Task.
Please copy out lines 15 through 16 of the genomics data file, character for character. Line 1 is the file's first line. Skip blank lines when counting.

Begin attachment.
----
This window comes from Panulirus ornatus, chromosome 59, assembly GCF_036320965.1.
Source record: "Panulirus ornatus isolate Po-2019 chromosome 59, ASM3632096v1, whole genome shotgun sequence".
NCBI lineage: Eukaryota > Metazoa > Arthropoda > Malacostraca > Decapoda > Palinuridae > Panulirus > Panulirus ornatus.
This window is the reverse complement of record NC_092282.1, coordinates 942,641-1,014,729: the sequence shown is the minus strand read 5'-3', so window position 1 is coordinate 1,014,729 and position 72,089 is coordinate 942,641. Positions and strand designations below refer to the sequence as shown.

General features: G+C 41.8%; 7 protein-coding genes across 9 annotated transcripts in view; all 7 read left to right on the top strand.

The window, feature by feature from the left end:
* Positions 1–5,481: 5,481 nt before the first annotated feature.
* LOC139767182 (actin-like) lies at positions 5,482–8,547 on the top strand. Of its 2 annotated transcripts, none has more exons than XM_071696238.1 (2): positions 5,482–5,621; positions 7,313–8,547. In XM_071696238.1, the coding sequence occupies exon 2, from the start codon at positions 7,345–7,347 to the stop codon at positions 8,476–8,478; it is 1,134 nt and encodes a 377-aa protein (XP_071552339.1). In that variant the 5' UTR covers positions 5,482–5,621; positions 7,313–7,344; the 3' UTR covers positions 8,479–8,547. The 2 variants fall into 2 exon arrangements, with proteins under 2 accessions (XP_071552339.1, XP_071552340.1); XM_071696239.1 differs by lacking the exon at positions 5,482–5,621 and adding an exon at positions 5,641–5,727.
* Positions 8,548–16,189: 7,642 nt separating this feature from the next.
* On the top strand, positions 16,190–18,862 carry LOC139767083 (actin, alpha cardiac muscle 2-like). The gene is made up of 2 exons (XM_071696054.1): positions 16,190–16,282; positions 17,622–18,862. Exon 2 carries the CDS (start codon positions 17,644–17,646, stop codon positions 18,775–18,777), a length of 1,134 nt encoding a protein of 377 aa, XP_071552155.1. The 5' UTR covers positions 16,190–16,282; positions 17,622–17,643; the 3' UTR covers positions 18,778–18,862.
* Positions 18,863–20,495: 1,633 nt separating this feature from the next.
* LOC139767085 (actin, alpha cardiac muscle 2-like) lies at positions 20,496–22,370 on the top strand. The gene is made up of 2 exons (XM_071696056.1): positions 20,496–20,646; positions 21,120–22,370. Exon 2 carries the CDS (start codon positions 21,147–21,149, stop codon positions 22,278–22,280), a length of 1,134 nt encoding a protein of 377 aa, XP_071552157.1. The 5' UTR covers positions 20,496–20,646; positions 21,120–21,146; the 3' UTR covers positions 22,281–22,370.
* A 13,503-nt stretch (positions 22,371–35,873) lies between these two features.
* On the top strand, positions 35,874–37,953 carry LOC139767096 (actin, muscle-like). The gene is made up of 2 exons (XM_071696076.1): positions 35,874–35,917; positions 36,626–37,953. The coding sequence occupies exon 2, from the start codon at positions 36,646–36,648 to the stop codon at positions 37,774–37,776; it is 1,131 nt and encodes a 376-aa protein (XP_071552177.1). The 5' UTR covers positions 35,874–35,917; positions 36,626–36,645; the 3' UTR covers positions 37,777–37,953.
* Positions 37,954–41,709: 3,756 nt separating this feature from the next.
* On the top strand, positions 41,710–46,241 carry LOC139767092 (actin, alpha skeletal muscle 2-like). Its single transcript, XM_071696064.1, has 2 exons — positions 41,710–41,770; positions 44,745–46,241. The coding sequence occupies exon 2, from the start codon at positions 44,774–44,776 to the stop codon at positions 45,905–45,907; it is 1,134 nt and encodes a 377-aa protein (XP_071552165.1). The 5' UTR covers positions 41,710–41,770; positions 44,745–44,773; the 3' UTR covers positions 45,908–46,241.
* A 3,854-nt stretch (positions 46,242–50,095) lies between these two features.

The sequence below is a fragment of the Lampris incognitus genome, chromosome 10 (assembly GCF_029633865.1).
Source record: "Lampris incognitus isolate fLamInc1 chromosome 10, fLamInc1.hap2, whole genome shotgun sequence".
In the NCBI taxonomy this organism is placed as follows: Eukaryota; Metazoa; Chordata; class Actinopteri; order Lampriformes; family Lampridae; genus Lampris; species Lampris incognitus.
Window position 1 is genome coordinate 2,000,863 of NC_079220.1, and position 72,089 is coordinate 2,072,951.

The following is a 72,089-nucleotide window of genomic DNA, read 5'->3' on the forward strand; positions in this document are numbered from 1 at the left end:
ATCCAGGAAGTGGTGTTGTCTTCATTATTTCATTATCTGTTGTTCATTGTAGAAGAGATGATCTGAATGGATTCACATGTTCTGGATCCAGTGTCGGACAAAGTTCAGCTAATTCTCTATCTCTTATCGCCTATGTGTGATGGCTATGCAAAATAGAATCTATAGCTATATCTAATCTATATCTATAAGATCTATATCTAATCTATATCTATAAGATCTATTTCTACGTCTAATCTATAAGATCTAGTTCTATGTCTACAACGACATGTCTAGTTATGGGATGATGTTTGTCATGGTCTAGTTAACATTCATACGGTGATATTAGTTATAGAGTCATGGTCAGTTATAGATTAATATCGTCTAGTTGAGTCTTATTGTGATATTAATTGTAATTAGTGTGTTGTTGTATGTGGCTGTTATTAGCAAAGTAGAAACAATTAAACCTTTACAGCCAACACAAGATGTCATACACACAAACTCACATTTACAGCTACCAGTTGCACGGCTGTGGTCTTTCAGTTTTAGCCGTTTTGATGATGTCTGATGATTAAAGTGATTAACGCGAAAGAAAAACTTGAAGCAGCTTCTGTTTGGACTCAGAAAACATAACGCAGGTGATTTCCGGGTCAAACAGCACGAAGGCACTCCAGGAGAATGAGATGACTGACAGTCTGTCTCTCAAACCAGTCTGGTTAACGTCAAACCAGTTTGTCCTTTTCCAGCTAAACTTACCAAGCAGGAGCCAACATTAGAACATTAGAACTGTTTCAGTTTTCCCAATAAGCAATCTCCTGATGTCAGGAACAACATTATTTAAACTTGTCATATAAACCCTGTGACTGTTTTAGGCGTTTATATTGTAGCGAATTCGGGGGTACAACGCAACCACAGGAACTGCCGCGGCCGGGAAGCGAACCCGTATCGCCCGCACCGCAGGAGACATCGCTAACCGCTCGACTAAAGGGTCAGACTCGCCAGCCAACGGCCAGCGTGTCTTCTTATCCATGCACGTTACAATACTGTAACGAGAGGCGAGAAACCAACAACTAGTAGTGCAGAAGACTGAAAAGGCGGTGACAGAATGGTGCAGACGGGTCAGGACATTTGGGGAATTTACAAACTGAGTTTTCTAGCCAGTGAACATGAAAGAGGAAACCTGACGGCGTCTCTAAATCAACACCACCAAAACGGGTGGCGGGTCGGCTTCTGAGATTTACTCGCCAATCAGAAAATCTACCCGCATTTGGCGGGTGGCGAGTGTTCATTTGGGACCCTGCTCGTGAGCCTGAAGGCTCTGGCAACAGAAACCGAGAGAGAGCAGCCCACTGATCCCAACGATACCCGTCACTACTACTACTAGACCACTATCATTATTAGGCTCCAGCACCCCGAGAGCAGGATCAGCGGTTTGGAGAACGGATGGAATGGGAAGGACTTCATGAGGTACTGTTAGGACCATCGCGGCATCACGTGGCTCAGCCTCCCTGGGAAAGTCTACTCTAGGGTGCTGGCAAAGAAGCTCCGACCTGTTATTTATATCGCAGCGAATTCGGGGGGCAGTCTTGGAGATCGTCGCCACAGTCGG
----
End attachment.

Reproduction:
* Positions 37,954–41,709: 3,756 nt separating this feature from the next.
* On the top strand, positions 41,710–46,241 carry LOC139767092 (actin, alpha skeletal muscle 2-like). Its single transcript, XM_071696064.1, has 2 exons — positions 41,710–41,770; positions 44,745–46,241. The coding sequence occupies exon 2, from the start codon at positions 44,774–44,776 to the stop codon at positions 45,905–45,907; it is 1,134 nt and encodes a 377-aa protein (XP_071552165.1). The 5' UTR covers positions 41,710–41,770; positions 44,745–44,773; the 3' UTR covers positions 45,908–46,241.